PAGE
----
From this definition, it becomes clear that catechesis is closely tied to tradition—though tradition understood as the dynamic process of passing on what has been received, rather than a stale list of non-biblical credenda. Tradition also entails an “assimilation” of the new believer to the biblical narrative of creation, fall, redemption, and consummation. It is the appropriation of the person to a form of life. Such is the way nouvelle theologians like Yves Congar or Henri de Lubac, whom Hollon has written about so well in his earlier book, described tradition.
Hollon then shows how an overarching scriptural narrative figures into catechesis. Most people associate catechesis with the “core standards” that make up a typical catechism—the Creed, the Lord’s Prayer, and the Ten Commandments (and sometimes the Sacraments are a distinct category). For Hollon, however, who draws on Augustine’s De catechizandis rudibus, catechumens first need a broad-brush scope of the biblical story, before attending to the specifically credal, spiritual, and moral elements of catechesis. The narrative provides, as it were, the canopy in which the other aspects make sense.
But, adds Hollon, while the notion of biblical narrative has become popular again in many Christian circles, there is something more that catechesis does than provide a biblical narrative. By emphasizing that catechesis is both an aesthetic and moral formation—a new perception and imagination for what it means to live as a Christian—Hollon highlights the participatory character of how Christians come to know and be assimilated to the Christian story.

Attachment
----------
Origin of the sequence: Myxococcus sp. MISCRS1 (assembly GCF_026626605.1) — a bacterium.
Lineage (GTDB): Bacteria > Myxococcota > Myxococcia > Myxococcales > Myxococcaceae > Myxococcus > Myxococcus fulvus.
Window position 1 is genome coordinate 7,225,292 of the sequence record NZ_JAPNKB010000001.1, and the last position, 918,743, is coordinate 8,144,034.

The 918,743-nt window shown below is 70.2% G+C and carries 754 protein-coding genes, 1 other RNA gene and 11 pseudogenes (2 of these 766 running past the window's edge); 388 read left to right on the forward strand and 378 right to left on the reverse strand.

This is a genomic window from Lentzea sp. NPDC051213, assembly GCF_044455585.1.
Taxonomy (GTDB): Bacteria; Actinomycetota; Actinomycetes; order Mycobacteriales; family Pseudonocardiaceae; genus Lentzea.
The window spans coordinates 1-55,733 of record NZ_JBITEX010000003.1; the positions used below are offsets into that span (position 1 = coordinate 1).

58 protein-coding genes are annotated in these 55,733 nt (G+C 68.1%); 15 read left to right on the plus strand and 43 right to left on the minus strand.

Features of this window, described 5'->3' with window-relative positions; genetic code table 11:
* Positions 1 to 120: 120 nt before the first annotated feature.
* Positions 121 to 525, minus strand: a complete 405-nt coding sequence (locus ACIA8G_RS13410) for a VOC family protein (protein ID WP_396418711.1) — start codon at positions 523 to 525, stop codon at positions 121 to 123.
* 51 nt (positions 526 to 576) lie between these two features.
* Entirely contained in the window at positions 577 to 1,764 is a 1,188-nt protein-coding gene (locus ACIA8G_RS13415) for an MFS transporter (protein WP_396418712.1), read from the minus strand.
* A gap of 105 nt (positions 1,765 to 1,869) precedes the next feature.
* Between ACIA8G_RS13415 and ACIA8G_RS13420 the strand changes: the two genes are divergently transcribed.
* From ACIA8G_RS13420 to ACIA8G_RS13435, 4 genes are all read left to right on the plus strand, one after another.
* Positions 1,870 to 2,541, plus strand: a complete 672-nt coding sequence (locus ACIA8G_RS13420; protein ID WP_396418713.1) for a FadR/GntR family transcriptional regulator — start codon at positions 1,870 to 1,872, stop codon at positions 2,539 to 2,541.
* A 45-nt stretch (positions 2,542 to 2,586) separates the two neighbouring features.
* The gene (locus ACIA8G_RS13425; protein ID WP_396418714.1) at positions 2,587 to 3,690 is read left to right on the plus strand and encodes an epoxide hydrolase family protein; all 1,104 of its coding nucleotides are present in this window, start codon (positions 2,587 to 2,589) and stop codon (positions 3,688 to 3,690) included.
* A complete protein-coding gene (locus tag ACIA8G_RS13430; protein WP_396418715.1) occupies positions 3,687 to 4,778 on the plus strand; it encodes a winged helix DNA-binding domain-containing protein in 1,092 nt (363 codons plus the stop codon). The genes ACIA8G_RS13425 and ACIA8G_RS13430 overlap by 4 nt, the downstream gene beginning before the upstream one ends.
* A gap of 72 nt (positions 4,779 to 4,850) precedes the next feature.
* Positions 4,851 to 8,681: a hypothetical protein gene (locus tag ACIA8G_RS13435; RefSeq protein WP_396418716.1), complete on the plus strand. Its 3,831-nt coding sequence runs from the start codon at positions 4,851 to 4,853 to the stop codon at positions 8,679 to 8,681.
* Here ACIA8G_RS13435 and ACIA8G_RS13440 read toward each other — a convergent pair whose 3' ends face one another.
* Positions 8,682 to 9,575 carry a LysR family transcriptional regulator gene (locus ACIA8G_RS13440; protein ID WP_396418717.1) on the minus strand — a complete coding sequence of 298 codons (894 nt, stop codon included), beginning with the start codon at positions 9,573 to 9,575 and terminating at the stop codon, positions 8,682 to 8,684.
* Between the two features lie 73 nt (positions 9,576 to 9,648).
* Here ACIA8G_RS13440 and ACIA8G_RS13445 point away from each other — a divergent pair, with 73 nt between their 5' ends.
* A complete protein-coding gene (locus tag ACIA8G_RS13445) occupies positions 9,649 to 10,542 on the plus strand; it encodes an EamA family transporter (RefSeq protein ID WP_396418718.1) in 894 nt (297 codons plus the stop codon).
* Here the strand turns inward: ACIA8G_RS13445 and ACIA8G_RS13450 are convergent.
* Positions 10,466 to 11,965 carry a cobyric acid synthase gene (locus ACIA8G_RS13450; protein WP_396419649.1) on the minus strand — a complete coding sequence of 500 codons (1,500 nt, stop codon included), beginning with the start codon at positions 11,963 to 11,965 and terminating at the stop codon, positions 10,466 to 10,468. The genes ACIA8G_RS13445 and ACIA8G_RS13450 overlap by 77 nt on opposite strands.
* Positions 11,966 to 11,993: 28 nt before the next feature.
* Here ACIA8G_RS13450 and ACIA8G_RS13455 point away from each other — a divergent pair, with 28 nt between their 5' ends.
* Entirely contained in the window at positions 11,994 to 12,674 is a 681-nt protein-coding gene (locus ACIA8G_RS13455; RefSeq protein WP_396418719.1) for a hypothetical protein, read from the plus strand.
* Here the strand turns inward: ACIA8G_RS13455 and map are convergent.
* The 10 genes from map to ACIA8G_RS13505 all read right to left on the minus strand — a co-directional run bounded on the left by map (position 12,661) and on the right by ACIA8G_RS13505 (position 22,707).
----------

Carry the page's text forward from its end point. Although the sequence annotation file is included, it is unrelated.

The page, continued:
As important as the story of Scripture was and is, the ultimate goal of Christian discipleship is not only head knowledge of the biblical story but a participatory knowledge of God through formation in love (see 1 John 4:7–8). Christian formation requires both the head and the heart.
This kind of formation entails repentance, faith, and growth in holiness. As Thomas Aquinas wrote, “All [knowledge of God] is produced by an assimilation of the knower to the thing known, so that assimilation is said to be the cause of knowledge” [Summa Theologiae, I, q. 12, a. 9]. Sound catechesis requires that Christians learn the story of Scripture and submit themselves to the lordship of the Bible’s author and primary subject. It has an epistemology of love (assuming that true knowledge of God entails loving others) and a hermeneutic of love (assuming that a proper reading of Scripture entails a transformative encounter with Jesus Christ who first loved us). Love is the shape of Christ’s body and of the Christian life. (12-14)
This kind of assimilative knowledge of the scriptural narrative is one of the key dimensions of catechesis, and arguably one of its most hard-to-name aspects. But it is a necessary component of a consistently theological pedagogy, because it is what allows for the Holy Spirit to work in and through our educative efforts. Highlighting the participatory character of catechetical knowledge prevents, on the one hand, a kind of Pelagian catechesis, where successful catechesis is a result of the sheer skill of the catechist, and, on the other hand, a Quietist catechesis, where the catechist doesn’t think anything he or she does in catechesis has any genuine effect on the quality of the catechesis—it’s all up to the Spirit.
In sum, I found Hollon’s article to be an exceptionally good introduction to catechesis, one that could be used to provide newcomers to catechesis with a sense of the overall goals, practices, and content of catechesis. It would also be helpful for articulating why catechesis is such a timely and necessary task for the church today, when it seems like so many other more issues are more pressing. At the root of these issues is a lack of sound catechesis, and Hollon’s proposal is a good one for getting back on track.